In a sector that soared, some funds still sagged

Q In the Monitor's Jan. 8 issue, a chart indicated real-estate-sector funds had gone up 25.6 percent in 2000. How was this determined? I've had several real-estate funds and one of them has been near the top for years. Last year it rose just 14 percent. Is your figure skewed in some way?

L.T., Holderness, N.H.

A The 25 percent figure is the average gain for the sector for the year ending Dec. 31, based on the total returns of 153 real estate funds tracked by information firm Lipper Inc. Your fund underperformed the sector.

Q I invest only in top-rated mutual funds. How many four- and five-star funds does Morningstar list?

I.S., Westfield, N.J.

A Of the 8,936 funds tracked by Chicago-based information firm Morningstar, 922 funds hold the highest five-star rating; 2,080 funds have four stars.

Q Three years ago, we befriended a then-27-year-old inmate who will be eligible for parole in 30 years. We are concerned that he not be homeless or on welfare at age 60. Should he file an income-tax return so the IRS has record of him? He works in a corrections program and has never earned enough to file. They insist he receives a "stipend," not wages. So he gets no W-2 form. His stipend for 2000 was $2,892, of which he contributed $1,100 to a Roth IRA.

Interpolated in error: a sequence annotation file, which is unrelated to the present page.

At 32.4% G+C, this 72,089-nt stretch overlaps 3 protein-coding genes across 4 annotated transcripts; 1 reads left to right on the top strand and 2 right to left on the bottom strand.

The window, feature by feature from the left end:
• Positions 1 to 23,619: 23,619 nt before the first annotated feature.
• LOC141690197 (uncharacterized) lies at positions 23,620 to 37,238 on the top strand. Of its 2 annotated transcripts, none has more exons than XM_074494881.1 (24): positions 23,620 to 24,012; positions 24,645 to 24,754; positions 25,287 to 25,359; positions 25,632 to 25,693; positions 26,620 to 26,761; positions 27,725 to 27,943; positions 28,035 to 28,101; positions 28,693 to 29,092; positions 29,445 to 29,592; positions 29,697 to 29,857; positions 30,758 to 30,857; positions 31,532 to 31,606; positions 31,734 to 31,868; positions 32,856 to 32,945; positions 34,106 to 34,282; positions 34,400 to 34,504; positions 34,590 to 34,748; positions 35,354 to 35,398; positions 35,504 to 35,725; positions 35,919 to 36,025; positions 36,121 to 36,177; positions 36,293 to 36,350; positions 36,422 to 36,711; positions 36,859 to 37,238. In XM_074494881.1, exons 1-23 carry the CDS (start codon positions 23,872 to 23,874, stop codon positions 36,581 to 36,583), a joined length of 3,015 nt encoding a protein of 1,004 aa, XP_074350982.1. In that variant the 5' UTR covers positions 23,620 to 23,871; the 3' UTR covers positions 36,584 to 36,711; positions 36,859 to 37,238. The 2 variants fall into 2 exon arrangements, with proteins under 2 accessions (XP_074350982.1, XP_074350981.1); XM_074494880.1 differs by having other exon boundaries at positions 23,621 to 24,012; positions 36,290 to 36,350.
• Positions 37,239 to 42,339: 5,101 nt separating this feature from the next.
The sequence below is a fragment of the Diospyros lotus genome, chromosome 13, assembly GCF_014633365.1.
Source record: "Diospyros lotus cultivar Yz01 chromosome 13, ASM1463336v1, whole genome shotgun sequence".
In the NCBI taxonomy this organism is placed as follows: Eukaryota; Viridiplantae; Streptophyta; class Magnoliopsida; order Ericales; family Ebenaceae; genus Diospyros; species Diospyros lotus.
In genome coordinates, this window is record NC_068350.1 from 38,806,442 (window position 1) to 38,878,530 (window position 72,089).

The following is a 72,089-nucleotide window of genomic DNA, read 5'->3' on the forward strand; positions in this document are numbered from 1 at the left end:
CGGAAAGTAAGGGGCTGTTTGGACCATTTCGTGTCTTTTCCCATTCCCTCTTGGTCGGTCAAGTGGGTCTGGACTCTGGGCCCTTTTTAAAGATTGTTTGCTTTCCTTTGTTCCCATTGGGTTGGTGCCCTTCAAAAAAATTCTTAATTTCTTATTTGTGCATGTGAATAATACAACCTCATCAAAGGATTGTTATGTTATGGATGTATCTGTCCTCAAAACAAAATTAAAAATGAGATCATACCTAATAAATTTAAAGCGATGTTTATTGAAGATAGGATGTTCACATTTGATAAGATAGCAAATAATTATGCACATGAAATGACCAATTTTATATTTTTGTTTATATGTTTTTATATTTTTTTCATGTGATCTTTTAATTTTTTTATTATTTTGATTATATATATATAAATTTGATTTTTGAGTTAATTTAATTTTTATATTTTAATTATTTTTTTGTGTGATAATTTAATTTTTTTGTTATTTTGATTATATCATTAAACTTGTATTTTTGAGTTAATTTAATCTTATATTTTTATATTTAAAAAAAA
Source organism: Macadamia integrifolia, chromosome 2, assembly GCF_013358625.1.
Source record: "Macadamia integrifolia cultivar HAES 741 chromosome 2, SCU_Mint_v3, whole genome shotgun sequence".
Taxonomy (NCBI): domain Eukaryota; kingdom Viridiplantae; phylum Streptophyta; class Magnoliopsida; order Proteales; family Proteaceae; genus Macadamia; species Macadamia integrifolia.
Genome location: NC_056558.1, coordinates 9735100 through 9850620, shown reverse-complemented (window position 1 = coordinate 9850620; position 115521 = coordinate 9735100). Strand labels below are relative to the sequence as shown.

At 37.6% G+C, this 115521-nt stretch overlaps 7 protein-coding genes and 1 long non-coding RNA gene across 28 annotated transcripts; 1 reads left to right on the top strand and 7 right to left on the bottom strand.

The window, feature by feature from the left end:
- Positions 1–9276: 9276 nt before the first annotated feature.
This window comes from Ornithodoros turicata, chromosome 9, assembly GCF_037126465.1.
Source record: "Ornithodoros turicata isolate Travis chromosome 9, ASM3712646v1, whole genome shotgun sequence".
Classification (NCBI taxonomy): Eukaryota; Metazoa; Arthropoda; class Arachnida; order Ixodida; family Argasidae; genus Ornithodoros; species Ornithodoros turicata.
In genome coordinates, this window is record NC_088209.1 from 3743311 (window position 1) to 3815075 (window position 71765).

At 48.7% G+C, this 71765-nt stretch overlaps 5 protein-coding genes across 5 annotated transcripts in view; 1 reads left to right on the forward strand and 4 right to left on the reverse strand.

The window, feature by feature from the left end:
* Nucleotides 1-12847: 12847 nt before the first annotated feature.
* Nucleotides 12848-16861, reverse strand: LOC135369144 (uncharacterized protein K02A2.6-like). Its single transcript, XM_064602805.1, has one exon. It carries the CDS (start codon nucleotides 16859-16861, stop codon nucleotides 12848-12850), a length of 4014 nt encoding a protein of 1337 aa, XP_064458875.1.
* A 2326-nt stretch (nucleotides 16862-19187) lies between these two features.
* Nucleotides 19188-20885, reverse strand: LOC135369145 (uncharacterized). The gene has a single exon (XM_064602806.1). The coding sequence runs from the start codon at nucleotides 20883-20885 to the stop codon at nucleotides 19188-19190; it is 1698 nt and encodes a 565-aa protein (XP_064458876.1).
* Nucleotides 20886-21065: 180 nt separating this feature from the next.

C.B., Enosburg Falls, Vt.

A "It appears that your friend does not need to file a federal tax return for the year 2000, since his income was below the required minimum gross earnings of $7,200," says Gary Schatsky, a fee-only financial planner and attorney. "That assumes that he is a single person." (If married, but not living with his wife, and having no child, he might be just over the minimum threshold of $2,800 and would need to file.)

Since the Roth IRA is not tax deductible, (unlike the traditional IRA), he does not need to notify the IRS about his contribution. Incidentally, the provider of the Roth IRA must have interpreted his stipend "as earned income," says Mr. Schatsky, since you have to have wage income to fund an IRA.

Finally, "the IRS knows about your friend, since they would have a record of his Social Security number," he says.

Questions about finances? Write:

Guy Halverson

The Christian Science Monitor

500 Fifth Ave., Suite 1845

New York, NY 10110

E-mail: halversong@csps.com

(c) Copyright 2001. The Christian Science Publishing Society

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